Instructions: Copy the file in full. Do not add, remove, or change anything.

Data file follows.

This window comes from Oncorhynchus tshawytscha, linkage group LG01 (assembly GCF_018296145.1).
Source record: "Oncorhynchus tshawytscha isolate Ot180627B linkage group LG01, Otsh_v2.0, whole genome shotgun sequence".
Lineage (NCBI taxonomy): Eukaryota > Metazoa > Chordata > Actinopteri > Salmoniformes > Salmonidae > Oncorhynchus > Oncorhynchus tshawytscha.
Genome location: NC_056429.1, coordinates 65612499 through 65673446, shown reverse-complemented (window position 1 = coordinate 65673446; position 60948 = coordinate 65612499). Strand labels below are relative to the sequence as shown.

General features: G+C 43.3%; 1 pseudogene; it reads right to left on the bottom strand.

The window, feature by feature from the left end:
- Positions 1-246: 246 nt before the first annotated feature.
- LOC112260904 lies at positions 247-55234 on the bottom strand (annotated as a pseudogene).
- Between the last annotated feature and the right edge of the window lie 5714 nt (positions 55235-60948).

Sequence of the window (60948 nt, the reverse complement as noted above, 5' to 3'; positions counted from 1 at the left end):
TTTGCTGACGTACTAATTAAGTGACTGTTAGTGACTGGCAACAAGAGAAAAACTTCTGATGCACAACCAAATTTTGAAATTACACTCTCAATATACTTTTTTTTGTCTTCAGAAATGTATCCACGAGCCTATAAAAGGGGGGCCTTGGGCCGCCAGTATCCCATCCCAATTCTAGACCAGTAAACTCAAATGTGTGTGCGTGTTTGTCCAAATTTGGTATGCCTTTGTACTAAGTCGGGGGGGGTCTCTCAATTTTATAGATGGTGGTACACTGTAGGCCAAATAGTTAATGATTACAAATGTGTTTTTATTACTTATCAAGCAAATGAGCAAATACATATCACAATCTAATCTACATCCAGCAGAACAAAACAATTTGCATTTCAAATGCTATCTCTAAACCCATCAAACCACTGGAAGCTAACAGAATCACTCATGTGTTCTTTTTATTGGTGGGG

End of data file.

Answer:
This window comes from Oncorhynchus tshawytscha, linkage group LG01 (assembly GCF_018296145.1).
Source record: "Oncorhynchus tshawytscha isolate Ot180627B linkage group LG01, Otsh_v2.0, whole genome shotgun sequence".
Lineage (NCBI taxonomy): Eukaryota > Metazoa > Chordata > Actinopteri > Salmoniformes > Salmonidae > Oncorhynchus > Oncorhynchus tshawytscha.
Genome location: NC_056429.1, coordinates 65612499 through 65673446, shown reverse-complemented (window position 1 = coordinate 65673446; position 60948 = coordinate 65612499). Strand labels below are relative to the sequence as shown.

General features: G+C 43.3%; 1 pseudogene; it reads right to left on the bottom strand.

The window, feature by feature from the left end:
- Positions 1-246: 246 nt before the first annotated feature.
- LOC112260904 lies at positions 247-55234 on the bottom strand (annotated as a pseudogene).
- Between the last annotated feature and the right edge of the window lie 5714 nt (positions 55235-60948).

Sequence of the window (60948 nt, the reverse complement as noted above, 5' to 3'; positions counted from 1 at the left end):
TTTGCTGACGTACTAATTAAGTGACTGTTAGTGACTGGCAACAAGAGAAAAACTTCTGATGCACAACCAAATTTTGAAATTACACTCTCAATATACTTTTTTTTGTCTTCAGAAATGTATCCACGAGCCTATAAAAGGGGGGCCTTGGGCCGCCAGTATCCCATCCCAATTCTAGACCAGTAAACTCAAATGTGTGTGCGTGTTTGTCCAAATTTGGTATGCCTTTGTACTAAGTCGGGGGGGGTCTCTCAATTTTATAGATGGTGGTACACTGTAGGCCAAATAGTTAATGATTACAAATGTGTTTTTATTACTTATCAAGCAAATGAGCAAATACATATCACAATCTAATCTACATCCAGCAGAACAAAACAATTTGCATTTCAAATGCTATCTCTAAACCCATCAAACCACTGGAAGCTAACAGAATCACTCATGTGTTCTTTTTATTGGTGGGG